26. 26. Yes The Workflow is Real
  27. 27. Problems with Publishing Workflows <ul><li>Workflows are not linear </li></ul><ul><li>Workflow : paper is not 1:1 </li></ul><ul><li>Confidentiality </li></ul><ul><li>Peer review </li></ul><ul><li>Infrastructure </li></ul><ul><li>Community acceptance </li></ul><ul><li>Reward system </li></ul>
  28. 28. The Problem at this Time is There is Little Reward for Such Activities
  29. 29. The Not so Hidden Truth About Science <ul><li>Scientists place more emphasis on writing and less on reading </li></ul><ul><li>We are H factor obsessed, but interested in other metrics </li></ul><ul><li>We are driven by (in order): </li></ul><ul><ul><li>Grants </li></ul></ul><ul><ul><li>Papers </li></ul></ul><ul><ul><li>Teaching </li></ul></ul><ul><ul><li>Community service </li></ul></ul>
  30. 30. Are There Killer Apps Out There That Could be A Game Changer for Improving Science as Well as the Reward Process?
  31. 31. Data – Knowledge Integration Perhaps?
  32. 32. Publishing Limitations <ul><li>A paper is an artifact of a previous era </li></ul><ul><li>It is not the logical end product of eScience, hence: </li></ul><ul><ul><li>Work is omitted </li></ul></ul><ul><ul><li>Article vs supplement is a mess </li></ul></ul><ul><ul><li>Visualization may be limited </li></ul></ul><ul><ul><li>Interaction and enquiry are non-existent </li></ul></ul><ul><ul><li>Rich media can help, but are rarely used </li></ul></ul>
  33. 33. Funding Agencies Are Imposing Data Sharing Policies <ul><li>From the NSF: </li></ul><ul><li>Investigators are expected to share with other researchers, at no more than incremental cost and within a reasonable time, the primary data, samples, physical collections and other supporting materials created or gathered in the course of work under NSF grants. Grantees are expected to encourage and facilitate such sharing. See Award & Administration Guide (AAG) Chapter VI.D.4. </li></ul>
  34. 34. Here is What I Want <ul><li>User clicks on thumbnail </li></ul><ul><li>Metadata and a webservices call provide a renderable image that can be annotated </li></ul><ul><li>Selecting a features provides a database/literature mashup </li></ul><ul><li>That leads to new papers </li></ul>1. A link brings up figures from the paper 0. Full text of PLoS papers stored in a database 2. Clicking the paper figure retrieves data from the PDB which is analyzed 3. A composite view of journal and database content results 4. The composite view has links to pertinent blocks of literature text and back to the PDB 1. 2. 3. 4. The Knowledge and Data Cycle PLoS Comp. Biol. 2005 1(3) e34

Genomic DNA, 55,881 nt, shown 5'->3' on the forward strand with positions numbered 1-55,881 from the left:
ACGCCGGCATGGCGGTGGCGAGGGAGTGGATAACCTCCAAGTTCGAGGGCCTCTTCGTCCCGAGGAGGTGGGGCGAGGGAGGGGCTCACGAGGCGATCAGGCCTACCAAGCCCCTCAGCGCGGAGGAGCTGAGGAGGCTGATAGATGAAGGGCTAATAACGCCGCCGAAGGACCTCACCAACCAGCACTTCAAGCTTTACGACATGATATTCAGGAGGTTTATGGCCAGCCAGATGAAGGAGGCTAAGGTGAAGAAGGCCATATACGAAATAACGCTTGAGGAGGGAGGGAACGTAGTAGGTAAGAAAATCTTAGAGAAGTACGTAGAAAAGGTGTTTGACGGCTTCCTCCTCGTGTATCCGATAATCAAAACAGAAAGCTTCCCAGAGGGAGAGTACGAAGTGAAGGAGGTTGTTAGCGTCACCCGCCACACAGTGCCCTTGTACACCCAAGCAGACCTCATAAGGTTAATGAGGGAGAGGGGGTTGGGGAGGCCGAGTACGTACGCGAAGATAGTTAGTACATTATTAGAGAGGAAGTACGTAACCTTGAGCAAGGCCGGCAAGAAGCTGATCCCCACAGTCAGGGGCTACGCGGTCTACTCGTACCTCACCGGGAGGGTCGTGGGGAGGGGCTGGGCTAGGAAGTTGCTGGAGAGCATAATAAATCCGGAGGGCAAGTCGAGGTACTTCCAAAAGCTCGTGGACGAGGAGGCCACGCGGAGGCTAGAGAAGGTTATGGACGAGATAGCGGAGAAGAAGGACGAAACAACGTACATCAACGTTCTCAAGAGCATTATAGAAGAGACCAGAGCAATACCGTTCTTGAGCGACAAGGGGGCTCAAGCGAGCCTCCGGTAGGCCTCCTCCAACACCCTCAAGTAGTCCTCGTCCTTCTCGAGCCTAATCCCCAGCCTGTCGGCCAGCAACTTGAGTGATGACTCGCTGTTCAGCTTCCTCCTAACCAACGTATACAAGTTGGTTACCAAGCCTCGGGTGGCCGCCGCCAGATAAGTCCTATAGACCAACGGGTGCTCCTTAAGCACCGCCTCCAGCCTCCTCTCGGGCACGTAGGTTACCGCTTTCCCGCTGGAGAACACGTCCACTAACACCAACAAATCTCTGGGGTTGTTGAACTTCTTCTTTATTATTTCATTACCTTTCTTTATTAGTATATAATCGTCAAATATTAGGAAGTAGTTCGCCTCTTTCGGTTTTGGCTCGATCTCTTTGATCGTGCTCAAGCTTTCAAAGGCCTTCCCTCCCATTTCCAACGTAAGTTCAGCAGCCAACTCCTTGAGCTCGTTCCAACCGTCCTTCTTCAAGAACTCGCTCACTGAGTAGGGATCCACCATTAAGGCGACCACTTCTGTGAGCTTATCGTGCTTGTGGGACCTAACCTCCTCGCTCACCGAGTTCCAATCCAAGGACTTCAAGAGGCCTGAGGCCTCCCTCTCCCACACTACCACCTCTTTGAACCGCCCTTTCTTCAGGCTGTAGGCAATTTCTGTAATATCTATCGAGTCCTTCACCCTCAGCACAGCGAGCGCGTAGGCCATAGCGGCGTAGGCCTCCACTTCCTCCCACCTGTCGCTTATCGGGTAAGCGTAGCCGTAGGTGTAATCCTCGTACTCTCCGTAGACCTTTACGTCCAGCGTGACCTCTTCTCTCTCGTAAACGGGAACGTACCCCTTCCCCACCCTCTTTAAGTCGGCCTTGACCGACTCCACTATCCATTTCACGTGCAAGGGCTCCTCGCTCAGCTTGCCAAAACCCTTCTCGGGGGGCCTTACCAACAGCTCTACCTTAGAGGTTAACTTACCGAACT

35. 35. Interactive PDFs etc..
  36. 36. Article of the Future
  37. 37. The Embracing of Rich Media Perhaps?
  38. 38. Yes YouTube Can Increase the Rate of Discovery Unleash the full power of the Internet
  39. 39. Pubcast – Video Integrated with the Full Text of the Paper
  40. 40. Postercasts
  41. 41. The Semantic Web Perhaps?
  42. 42. Unimaginable Connections Made Automatically Through RDF Descriptions
  43. 43. Living Documents
  44. 44. The Journal Has A Copy of Record that Provides a Reward
  45. 45. The App Model
  46. 47. General References <ul><li>What Do I Want from the Publisher of the Future </li></ul><ul><li>Fourth Paradigm: Data Intensive Scientific Discovery collaboration/fourthparadigm/ </li></ul>
  47. 48. What Are Your Ideas To Accelerate the Rate of Scientific Discovery?
  48. 49. References to Exemplars <ul><li>Semantic Biochemical Journal - 2010: Using Utopia </li></ul><ul><li>Article of the Future, Cell, 2009:
 </li></ul><ul><li>Prospect, Royal Society of Chemistry, 2009:
 </li></ul><ul><li>Adventures in Semantic Publishing, Oxford U, 2009: </li></ul><ul><li>The Structured Digital Abstract, Seringhaus/Gerstein, 2008
 </li></ul><ul><li>CWA Nanopublications – 2010
  49. 50. Questions? [email_address]